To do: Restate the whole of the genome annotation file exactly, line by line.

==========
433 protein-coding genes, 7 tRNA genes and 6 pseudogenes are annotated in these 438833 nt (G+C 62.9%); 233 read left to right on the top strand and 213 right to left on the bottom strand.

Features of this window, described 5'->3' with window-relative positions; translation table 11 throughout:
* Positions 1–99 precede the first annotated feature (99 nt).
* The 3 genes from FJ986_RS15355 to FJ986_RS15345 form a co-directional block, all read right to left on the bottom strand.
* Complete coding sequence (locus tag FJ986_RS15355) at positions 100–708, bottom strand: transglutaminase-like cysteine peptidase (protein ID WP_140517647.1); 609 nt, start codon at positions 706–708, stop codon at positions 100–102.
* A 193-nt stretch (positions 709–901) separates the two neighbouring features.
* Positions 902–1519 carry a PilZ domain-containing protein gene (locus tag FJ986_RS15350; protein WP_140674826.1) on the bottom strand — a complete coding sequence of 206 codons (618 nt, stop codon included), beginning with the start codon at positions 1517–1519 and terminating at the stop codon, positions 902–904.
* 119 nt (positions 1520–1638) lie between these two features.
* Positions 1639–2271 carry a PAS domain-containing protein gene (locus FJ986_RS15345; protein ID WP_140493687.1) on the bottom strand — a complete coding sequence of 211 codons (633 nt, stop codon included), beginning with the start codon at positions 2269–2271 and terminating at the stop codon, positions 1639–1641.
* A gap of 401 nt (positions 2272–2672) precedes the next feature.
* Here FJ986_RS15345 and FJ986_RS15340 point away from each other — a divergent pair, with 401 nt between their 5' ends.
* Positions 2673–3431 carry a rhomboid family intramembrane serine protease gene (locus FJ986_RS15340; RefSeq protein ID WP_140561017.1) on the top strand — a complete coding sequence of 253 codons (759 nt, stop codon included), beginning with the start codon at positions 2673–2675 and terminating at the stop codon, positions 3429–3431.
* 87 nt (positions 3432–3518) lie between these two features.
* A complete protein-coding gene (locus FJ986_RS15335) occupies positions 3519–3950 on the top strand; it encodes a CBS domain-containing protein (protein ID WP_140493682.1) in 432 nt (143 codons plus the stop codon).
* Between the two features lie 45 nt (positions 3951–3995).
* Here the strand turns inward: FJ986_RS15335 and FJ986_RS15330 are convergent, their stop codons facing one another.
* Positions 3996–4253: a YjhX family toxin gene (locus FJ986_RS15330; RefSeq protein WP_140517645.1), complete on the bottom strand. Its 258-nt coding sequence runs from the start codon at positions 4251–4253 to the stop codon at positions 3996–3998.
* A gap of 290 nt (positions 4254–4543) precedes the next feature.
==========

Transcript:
433 protein-coding genes, 7 tRNA genes and 6 pseudogenes are annotated in these 438833 nt (G+C 62.9%); 233 read left to right on the top strand and 213 right to left on the bottom strand.

Features of this window, described 5'->3' with window-relative positions; translation table 11 throughout:
* Positions 1–99 precede the first annotated feature (99 nt).
* The 3 genes from FJ986_RS15355 to FJ986_RS15345 form a co-directional block, all read right to left on the bottom strand.
* Complete coding sequence (locus tag FJ986_RS15355) at positions 100–708, bottom strand: transglutaminase-like cysteine peptidase (protein ID WP_140517647.1); 609 nt, start codon at positions 706–708, stop codon at positions 100–102.
* A 193-nt stretch (positions 709–901) separates the two neighbouring features.
* Positions 902–1519 carry a PilZ domain-containing protein gene (locus tag FJ986_RS15350; protein WP_140674826.1) on the bottom strand — a complete coding sequence of 206 codons (618 nt, stop codon included), beginning with the start codon at positions 1517–1519 and terminating at the stop codon, positions 902–904.
* 119 nt (positions 1520–1638) lie between these two features.
* Positions 1639–2271 carry a PAS domain-containing protein gene (locus FJ986_RS15345; protein ID WP_140493687.1) on the bottom strand — a complete coding sequence of 211 codons (633 nt, stop codon included), beginning with the start codon at positions 2269–2271 and terminating at the stop codon, positions 1639–1641.
* A gap of 401 nt (positions 2272–2672) precedes the next feature.
* Here FJ986_RS15345 and FJ986_RS15340 point away from each other — a divergent pair, with 401 nt between their 5' ends.
* Positions 2673–3431 carry a rhomboid family intramembrane serine protease gene (locus FJ986_RS15340; RefSeq protein ID WP_140561017.1) on the top strand — a complete coding sequence of 253 codons (759 nt, stop codon included), beginning with the start codon at positions 2673–2675 and terminating at the stop codon, positions 3429–3431.
* 87 nt (positions 3432–3518) lie between these two features.
* A complete protein-coding gene (locus FJ986_RS15335) occupies positions 3519–3950 on the top strand; it encodes a CBS domain-containing protein (protein ID WP_140493682.1) in 432 nt (143 codons plus the stop codon).
* Between the two features lie 45 nt (positions 3951–3995).
* Here the strand turns inward: FJ986_RS15335 and FJ986_RS15330 are convergent, their stop codons facing one another.
* Positions 3996–4253: a YjhX family toxin gene (locus FJ986_RS15330; RefSeq protein WP_140517645.1), complete on the bottom strand. Its 258-nt coding sequence runs from the start codon at positions 4251–4253 to the stop codon at positions 3996–3998.
* A gap of 290 nt (positions 4254–4543) precedes the next feature.